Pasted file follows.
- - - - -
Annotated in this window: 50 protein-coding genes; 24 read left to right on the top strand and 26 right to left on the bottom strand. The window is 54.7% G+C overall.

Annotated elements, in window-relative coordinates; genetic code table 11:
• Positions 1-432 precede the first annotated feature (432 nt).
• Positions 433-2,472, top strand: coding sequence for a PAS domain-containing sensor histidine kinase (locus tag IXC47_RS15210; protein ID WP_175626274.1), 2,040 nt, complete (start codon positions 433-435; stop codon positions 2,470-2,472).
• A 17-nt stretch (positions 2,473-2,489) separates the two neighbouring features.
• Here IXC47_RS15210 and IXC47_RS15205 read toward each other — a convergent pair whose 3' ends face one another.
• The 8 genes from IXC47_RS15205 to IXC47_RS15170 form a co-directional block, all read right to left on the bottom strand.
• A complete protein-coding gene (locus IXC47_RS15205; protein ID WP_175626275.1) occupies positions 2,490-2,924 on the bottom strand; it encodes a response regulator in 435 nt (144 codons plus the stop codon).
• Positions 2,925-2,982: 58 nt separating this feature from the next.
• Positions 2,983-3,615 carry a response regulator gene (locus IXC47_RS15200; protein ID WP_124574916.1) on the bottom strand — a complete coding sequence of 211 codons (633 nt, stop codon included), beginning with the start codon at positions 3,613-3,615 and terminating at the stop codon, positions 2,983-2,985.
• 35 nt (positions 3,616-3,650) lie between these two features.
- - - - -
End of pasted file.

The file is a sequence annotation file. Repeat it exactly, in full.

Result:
Annotated in this window: 50 protein-coding genes; 24 read left to right on the top strand and 26 right to left on the bottom strand. The window is 54.7% G+C overall.

Annotated elements, in window-relative coordinates; genetic code table 11:
• Positions 1-432 precede the first annotated feature (432 nt).
• Positions 433-2,472, top strand: coding sequence for a PAS domain-containing sensor histidine kinase (locus tag IXC47_RS15210; protein ID WP_175626274.1), 2,040 nt, complete (start codon positions 433-435; stop codon positions 2,470-2,472).
• A 17-nt stretch (positions 2,473-2,489) separates the two neighbouring features.
• Here IXC47_RS15210 and IXC47_RS15205 read toward each other — a convergent pair whose 3' ends face one another.
• The 8 genes from IXC47_RS15205 to IXC47_RS15170 form a co-directional block, all read right to left on the bottom strand.
• A complete protein-coding gene (locus IXC47_RS15205; protein ID WP_175626275.1) occupies positions 2,490-2,924 on the bottom strand; it encodes a response regulator in 435 nt (144 codons plus the stop codon).
• Positions 2,925-2,982: 58 nt separating this feature from the next.
• Positions 2,983-3,615 carry a response regulator gene (locus IXC47_RS15200; protein ID WP_124574916.1) on the bottom strand — a complete coding sequence of 211 codons (633 nt, stop codon included), beginning with the start codon at positions 3,613-3,615 and terminating at the stop codon, positions 2,983-2,985.
• 35 nt (positions 3,616-3,650) lie between these two features.